Part of the problem in this discussion comes down to TeeVee
Terminology and how the industry works, or doesn't, logically or
otherwise. It's the difference between ratings, rankings, demographics
and other niceties.
Just to get into this for a second...you have two shows on competing
networks: Lois and Clark and Murder, She Wrote. M,SW gets *substantially*
higher ratings than L C. Now, which is more profitable for the network?
Answer: Lois and Clark. Because the show attracts the demographics
(males/females 18-40) that advertisers want. So the commercials on that
show sell for more than M,SW commercials, which generally reach a much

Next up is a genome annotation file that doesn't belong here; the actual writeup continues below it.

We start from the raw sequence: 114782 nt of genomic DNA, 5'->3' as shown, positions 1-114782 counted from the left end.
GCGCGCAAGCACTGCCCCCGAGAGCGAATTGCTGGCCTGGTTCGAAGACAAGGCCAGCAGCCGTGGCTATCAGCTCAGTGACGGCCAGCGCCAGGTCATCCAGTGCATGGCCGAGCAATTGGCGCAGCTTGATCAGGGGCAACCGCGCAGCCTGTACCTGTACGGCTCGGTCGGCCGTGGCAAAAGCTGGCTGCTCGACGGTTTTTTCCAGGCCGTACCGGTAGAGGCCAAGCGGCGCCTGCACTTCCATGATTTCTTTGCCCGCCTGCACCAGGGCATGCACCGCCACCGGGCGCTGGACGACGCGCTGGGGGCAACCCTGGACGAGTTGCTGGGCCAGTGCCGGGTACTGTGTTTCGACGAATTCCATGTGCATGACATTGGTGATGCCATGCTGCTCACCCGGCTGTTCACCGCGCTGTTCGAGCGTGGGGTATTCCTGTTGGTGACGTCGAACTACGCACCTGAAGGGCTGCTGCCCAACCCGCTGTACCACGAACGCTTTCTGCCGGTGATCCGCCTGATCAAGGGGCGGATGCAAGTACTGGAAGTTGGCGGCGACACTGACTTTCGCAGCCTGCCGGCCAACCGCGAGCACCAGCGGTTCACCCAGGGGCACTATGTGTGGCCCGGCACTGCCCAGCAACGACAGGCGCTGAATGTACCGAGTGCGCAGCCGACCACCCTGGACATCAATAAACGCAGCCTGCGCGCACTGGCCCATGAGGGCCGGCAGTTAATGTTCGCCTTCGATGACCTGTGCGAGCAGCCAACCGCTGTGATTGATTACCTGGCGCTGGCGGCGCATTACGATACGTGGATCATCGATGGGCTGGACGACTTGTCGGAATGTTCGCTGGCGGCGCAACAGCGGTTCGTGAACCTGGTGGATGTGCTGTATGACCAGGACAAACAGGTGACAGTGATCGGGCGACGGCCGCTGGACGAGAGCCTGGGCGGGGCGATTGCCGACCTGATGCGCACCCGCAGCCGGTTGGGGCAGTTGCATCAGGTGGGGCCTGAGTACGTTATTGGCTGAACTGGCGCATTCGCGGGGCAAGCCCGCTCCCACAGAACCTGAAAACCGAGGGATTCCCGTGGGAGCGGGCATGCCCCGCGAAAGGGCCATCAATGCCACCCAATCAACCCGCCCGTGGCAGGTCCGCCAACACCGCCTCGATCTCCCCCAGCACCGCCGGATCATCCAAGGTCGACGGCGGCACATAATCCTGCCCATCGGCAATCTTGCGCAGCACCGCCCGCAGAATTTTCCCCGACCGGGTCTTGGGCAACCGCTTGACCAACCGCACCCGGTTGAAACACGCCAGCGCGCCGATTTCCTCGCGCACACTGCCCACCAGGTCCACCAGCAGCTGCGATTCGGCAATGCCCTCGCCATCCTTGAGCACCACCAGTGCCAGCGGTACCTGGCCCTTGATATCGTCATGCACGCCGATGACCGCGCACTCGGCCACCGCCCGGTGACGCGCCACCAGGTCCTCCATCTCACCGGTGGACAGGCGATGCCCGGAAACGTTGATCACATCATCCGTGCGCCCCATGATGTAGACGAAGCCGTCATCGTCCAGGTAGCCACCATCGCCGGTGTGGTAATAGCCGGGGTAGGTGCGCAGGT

older and, from an advertiser's POV, less meaningful demographic.
So a show can be lower rated, but more successful. It's definitely
Alice in Wonderland reasoning, but there you are. That's why CBS is
frantically trying to up their demographics, and why they hate shows like
Dr. Quinn Medicine Woman. It's one of their few ratings hits, but it
doesn't draw the right demographics. They need the show for the PR
value, to maintain a presence in the top shows, but they hate it behind
B5 is slowly starting to crack two audiences: the ST audience, and
the mainstream audience. I frequently hear from people whose letters and
email (some of it visible here) begins, "I don't usually watch SF, but I
have started watching B5." ,\gsC
Our ratings need not ever be as big as the ST shows to be as
profitable, particularly since we only cost about half what they cost.
If they go up a point or two, say to a sustained 4.5 or 5 or better,
which I think is possible this season, we're golden; if we sustain or
build just a little, we're still okay.